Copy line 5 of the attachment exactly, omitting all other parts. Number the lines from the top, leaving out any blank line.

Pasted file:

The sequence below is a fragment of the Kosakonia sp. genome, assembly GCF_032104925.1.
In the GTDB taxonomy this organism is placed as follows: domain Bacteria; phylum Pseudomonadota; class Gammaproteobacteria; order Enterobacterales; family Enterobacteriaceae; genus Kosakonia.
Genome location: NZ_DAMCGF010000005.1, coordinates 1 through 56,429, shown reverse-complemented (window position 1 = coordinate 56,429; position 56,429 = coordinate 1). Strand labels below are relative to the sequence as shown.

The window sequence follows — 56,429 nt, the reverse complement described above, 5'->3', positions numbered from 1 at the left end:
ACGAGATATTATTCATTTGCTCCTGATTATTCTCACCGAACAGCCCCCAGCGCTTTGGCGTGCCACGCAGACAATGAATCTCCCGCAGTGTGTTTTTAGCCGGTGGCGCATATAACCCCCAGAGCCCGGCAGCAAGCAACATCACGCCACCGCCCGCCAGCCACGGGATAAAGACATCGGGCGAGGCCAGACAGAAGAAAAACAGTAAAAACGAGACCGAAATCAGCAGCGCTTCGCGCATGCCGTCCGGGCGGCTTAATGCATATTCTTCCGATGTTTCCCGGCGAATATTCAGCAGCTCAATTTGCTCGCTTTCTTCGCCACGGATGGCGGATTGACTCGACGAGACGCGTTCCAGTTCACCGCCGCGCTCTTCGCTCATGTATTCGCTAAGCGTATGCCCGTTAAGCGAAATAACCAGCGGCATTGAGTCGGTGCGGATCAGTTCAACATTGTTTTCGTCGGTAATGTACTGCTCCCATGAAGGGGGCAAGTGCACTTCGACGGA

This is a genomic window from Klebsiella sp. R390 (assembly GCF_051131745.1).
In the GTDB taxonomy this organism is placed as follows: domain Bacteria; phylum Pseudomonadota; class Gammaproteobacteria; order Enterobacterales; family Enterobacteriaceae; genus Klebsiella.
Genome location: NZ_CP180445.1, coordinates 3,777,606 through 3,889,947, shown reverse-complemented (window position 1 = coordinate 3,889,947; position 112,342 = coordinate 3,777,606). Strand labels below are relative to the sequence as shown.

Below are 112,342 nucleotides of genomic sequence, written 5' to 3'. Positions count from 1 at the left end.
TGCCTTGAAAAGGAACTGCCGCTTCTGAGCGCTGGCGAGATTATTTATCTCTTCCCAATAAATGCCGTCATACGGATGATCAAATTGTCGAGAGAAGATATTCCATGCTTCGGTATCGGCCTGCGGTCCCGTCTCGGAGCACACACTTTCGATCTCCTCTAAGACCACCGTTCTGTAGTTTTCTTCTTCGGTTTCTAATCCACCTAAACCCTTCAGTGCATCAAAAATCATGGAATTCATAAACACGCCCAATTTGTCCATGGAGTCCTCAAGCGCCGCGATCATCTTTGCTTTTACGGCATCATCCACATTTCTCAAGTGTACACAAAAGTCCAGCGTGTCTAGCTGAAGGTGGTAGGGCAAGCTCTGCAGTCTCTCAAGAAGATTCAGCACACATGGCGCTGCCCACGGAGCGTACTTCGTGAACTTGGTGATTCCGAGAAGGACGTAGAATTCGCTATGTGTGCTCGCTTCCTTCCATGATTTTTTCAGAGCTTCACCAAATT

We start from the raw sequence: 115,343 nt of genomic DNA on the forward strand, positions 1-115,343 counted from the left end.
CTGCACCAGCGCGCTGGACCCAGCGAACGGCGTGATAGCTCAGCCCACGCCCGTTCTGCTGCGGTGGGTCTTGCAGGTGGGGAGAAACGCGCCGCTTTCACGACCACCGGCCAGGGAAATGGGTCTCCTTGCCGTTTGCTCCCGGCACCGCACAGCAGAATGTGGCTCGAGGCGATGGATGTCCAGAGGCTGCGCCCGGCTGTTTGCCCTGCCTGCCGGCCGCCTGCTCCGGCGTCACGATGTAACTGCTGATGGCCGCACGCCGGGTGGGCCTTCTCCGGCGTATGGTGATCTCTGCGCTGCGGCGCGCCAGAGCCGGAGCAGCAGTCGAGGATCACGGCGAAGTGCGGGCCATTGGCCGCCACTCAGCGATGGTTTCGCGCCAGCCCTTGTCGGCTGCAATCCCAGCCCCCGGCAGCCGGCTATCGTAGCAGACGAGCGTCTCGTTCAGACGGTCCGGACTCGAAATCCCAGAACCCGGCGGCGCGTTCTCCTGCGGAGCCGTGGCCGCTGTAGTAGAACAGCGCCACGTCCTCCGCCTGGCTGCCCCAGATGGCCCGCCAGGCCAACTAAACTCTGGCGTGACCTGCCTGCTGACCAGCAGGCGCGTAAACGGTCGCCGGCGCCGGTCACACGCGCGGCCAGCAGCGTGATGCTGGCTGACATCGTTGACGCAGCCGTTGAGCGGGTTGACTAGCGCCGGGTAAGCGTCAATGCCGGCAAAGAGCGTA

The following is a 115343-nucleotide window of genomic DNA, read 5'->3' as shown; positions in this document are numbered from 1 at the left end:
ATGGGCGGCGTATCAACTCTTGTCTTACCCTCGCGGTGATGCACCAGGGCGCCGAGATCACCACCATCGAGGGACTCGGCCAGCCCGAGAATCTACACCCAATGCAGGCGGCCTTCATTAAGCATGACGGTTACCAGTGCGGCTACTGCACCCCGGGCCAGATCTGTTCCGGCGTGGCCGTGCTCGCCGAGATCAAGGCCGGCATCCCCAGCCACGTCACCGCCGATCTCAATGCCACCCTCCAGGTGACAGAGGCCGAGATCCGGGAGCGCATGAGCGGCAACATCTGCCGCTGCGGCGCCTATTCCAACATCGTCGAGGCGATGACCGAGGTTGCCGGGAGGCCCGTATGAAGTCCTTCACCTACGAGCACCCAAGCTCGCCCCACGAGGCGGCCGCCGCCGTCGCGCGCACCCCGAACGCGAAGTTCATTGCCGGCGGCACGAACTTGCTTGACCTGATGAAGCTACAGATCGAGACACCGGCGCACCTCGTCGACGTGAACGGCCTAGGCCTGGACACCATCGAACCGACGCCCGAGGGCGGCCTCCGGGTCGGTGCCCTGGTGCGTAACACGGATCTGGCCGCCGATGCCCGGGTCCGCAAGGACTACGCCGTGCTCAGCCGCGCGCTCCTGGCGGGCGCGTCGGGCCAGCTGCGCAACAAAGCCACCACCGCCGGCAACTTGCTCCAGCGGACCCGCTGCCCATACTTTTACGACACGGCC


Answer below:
ACGAGATATTATTCATTTGCTCCTGATTATTCTCACCGAACAGCCCCCAGCGCTTTGGCGTGCCACGCAGACAATGAATCTCCCGCAGTGTGTTTTTAGCCGGTGGCGCATATAACCCCCAGAGCCCGGCAGCAAGCAACATCACGCCACCGCCCGCCAGCCACGGGATAAAGACATCGGGCGAGGCCAGACAGAAGAAAAACAGTAAAAACGAGACCGAAATCAGCAGCGCTTCGCGCATGCCGTCCGGGCGGCTTAATGCATATTCTTCCGATGTTTCCCGGCGAATATTCAGCAGCTCAATTTGCTCGCTTTCTTCGCCACGGATGGCGGATTGACTCGACGAGACGCGTTCCAGTTCACCGCCGCGCTCTTCGCTCATGTATTCGCTAAGCGTATGCCCGTTAAGCGAAATAACCAGCGGCATTGAGTCGGTGCGGATCAGTTCAACATTGTTTTCGTCGGTAATGTACTGCTCCCATGAAGGGGGCAAGTGCACTTCGACGGA